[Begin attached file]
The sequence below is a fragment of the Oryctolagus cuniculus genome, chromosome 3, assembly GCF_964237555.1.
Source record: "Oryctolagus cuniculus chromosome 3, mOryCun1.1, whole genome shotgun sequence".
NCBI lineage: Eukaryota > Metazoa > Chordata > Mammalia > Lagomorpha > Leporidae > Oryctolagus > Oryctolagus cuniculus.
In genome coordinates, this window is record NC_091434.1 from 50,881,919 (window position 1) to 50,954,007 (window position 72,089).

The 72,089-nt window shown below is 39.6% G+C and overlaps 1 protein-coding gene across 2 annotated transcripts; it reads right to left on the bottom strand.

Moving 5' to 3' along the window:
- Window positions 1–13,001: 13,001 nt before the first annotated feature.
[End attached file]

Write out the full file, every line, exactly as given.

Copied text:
The sequence below is a fragment of the Oryctolagus cuniculus genome, chromosome 3, assembly GCF_964237555.1.
Source record: "Oryctolagus cuniculus chromosome 3, mOryCun1.1, whole genome shotgun sequence".
NCBI lineage: Eukaryota > Metazoa > Chordata > Mammalia > Lagomorpha > Leporidae > Oryctolagus > Oryctolagus cuniculus.
In genome coordinates, this window is record NC_091434.1 from 50,881,919 (window position 1) to 50,954,007 (window position 72,089).

The 72,089-nt window shown below is 39.6% G+C and overlaps 1 protein-coding gene across 2 annotated transcripts; it reads right to left on the bottom strand.

Moving 5' to 3' along the window:
- Window positions 1–13,001: 13,001 nt before the first annotated feature.